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PCIAA data paints gloomy R.I. parts, premiums picture — or does it?

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The final section of what’s becoming an annual Property Casualty Insurers Association tradition sees the trade group freaking out over a Rhode Island bill that it says would “push” consumers towards OEM parts, thereby driving up the cost of parts and overall repair costs.

Rhode Island Senate Bill 2679 and the companion House Bill 8013 only extend from 2.5 years to 4 years the amount of time a customer must provide written consent for aftermarket parts. Nothing prohibits the customer from choosing such parts.

However, aftermarket and recycled parts advocates noted other bill language that declare, “No insurance company may require any repairer to use repair specifications or procedures that are not in compliance with the recommendations of the original equipment manufacturer for those parts,” arguing that this would prohibit their wares. OEMs generally recommend only using new parts.

“PCI estimates that this could drive the cost of repair parts for by 10.8% and overall repair costs by 5.2%,” the PCIAA wrote in a new April 23 special report.

Well, that certainly sounds scary. But let’s look at what that actually means in Rhode Island.

Crunching the numbers

First, the PCIAA’s own numbers in an earlier, oft-cited study estimate that if aftermarket parts were banned nationwide, premiums would rise by around $20 a year nationwide.

The new PCIAA report cites ISS/NISS/ISO Fast Track Data from 2017 to report a Rhode Island average collision and property damage liability severity. (For more on why the PCIAA’s accompanying comparison of this data point to other Northeastern states might not be methodologically sound, see here.)

The average repair bill nationally in 2017 was 39.7 percent parts cost, according to 2018 CCC “Crash Course” data. Mitchell, whom the PCIAA seems to prefer, estimated in its April Industry Trends Report that parts were about 46.32 percent of the average appraisal in the fourth quarter of 2017.

We’ll use Mitchell’s data and the Fast Track severity data out of fairness to the PCIAA to look at this 10.8 percent increase statistic.

Take 46.32 percent of $4,130 and you get $1,913.02. Take 10.8 percent of that and you get $206.61. Divide that by the seven years people typically go without a collision, and Rhode Islanders are really only paying an extra $29.52 a year in premiums.

But there’s another way we can look at the PCIAA’s data. The PCIAA points out that aftermarket parts are 23.3 percent to 29.9 percent cheaper than OEM, citing 2017 research by Mitchell. Not all OEM parts can be replaced with aftermarket parts, even if the customer is willing. Sometimes replacements just don’t exist. Some components would be unsafe were they replaced.

Aftermarket parts made up 22.01 percent of all parts dollars in 4Q 2017, or $421.06 using the PCIAA’s Mitchell/Fast Track data. If aftermarket parts are 29.9 percent cheaper than the OEM originals, that means switching to OEM costs another $179.60 a claim. Divide that by 7 years, and a rate increase of $25.66 a year causes the insurer to break even in Rhode Island.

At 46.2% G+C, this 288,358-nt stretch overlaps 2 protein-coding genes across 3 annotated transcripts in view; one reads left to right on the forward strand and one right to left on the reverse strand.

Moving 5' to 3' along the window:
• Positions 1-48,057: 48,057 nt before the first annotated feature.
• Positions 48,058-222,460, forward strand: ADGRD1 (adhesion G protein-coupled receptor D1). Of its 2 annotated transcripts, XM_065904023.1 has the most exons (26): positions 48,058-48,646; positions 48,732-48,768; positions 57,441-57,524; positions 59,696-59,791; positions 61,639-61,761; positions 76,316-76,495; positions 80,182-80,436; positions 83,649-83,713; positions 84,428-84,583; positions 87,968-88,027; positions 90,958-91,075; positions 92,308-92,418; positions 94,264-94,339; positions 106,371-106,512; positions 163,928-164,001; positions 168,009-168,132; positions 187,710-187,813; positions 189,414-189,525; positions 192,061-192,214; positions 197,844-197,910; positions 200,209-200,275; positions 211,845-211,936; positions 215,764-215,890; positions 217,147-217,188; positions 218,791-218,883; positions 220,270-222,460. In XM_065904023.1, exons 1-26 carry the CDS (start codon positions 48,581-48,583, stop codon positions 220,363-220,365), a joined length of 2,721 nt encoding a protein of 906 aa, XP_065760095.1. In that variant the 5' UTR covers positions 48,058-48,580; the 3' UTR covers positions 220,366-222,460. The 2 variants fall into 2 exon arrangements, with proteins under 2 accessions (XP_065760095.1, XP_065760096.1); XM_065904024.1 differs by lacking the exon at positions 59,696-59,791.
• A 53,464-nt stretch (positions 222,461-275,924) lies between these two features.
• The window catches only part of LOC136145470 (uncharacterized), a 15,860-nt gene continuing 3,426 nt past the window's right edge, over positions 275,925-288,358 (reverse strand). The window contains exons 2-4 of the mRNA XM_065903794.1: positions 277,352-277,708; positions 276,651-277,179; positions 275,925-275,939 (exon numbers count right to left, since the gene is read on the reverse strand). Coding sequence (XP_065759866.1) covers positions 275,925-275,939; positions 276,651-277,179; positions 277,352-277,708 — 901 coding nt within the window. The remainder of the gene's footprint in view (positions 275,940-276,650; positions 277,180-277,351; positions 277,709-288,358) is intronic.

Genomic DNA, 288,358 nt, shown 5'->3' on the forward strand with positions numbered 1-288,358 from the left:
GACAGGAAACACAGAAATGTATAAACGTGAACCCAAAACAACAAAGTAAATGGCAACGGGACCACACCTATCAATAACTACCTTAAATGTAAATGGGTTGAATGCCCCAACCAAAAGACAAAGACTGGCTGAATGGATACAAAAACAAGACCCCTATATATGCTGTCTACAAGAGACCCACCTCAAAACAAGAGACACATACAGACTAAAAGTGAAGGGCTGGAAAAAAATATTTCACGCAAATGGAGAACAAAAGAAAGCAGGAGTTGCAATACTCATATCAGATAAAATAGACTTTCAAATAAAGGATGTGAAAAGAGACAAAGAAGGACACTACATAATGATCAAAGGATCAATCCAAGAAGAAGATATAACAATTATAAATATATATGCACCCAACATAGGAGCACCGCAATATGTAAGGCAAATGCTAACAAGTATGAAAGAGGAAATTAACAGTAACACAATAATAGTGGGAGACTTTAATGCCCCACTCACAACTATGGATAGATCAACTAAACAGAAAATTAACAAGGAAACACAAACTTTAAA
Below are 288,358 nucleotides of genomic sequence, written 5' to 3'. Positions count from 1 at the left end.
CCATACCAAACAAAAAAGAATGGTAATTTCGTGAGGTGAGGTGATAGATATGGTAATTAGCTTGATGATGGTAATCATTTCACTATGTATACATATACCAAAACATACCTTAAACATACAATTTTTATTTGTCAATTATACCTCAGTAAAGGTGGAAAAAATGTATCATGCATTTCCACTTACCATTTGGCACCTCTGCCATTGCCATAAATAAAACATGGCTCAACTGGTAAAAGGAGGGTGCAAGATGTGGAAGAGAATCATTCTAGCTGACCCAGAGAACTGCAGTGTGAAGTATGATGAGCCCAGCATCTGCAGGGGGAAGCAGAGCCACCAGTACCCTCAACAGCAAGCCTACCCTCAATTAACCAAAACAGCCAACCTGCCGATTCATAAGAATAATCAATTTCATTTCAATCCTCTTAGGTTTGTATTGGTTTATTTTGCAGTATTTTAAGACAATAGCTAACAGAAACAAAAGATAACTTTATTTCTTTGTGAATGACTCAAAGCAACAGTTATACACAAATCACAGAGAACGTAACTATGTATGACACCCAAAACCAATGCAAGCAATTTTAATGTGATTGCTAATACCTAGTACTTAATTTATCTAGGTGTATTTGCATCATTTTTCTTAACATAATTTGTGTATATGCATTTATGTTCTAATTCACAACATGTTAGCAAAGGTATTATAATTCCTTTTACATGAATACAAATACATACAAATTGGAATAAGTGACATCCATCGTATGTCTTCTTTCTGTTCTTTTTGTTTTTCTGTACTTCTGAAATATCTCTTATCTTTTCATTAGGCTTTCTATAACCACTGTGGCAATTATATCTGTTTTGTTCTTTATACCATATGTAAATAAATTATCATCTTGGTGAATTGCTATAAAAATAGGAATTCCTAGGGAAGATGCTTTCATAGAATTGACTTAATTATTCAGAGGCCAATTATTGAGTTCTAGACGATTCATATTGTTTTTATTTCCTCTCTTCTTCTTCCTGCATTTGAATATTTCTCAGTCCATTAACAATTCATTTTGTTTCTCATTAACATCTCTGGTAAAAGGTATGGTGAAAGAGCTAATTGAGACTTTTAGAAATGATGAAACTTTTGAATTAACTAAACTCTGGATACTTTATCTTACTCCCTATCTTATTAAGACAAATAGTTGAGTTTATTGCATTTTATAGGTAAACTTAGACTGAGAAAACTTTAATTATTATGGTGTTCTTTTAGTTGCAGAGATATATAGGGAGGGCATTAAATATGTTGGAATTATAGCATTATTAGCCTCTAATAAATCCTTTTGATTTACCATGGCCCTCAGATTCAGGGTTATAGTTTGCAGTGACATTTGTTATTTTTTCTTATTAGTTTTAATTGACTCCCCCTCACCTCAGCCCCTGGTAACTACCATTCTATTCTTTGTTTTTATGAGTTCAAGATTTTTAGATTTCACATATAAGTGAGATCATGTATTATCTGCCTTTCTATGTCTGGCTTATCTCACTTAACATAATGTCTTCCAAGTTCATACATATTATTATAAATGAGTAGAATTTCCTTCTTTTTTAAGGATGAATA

All of these calculations presume insurers would actually pass that cost on to customers — which the PCIAA itself can’t guarantee would occur.

“If this translates directly to premium increases, this would make Rhode Island’s property damage liability premiums the highest in the country, and their collision premiums the second highest,” the PCIAA report states.

First, note the “if.” Second, if a bill and collision trade group you’ve presented as a longtime premium-spiking Antichrist can’t even nudge Rhode Island up to No. 1 in collision premiums, they might not be as powerful or have the kind of correlation you claim. Third, as Rhode Island senators noted, it’s not always bad to be an outlier if you’re protecting your residents and other states aren’t. Fourth, the PCIAA assumes 49 other states’ rates would remain the same during this hypothetical time period.

And finally, there’s no guarantee insurers wouldn’t just have raised rates anyway. They’ve certainly had no problem doing so nationally in the other 49 states without ABARI’s influence — average combined premium rose from $908.43 in 2011 to $1,009.38 in 2014, according to the most recent National Association of Insurance Commissioners data.

Obviously, as the old lies, damned lies, and statistics quote holds, anyone can find or manipulate numbers to justify just about anything, and so it’ll be up to the Rhode Island Legislature to decide whose case has the most merit. But at least now there’ll be a fair helping of stats on both sides.

Be heard: Rhode Island legislator contact information can be found here and here.

More information:

“Creating a Higher Cost Environment for Rhode Island Consumers”

Property Casualty Insurers Association of America, April 23, 2018

National Association of Insurance Commissioners 2014-15 Auto Insurance Database Report

NAIC, December 2017

“OE Versus Aftermarket Part Price Deltas:  In Search of the Big Deal”

Mitchell Industry Trends Report, June 13, 2017

Mitchell first-quarter 2018 Industry Trends Report


How much would going solely to OEM parts add to a premium? Maybe not as much as you’d expect. Also, who pays for insurance with rolled up hundreds? (zimmytws/iStock)

The proportion of parts dollars spent on new OEM parts on Mitchell collision repair estimates in the fourth quarter of 2017 is shown in this Mitchell graphic. This is a different metric than the total number of each type of part used on a repair. (Provided by Mitchell)

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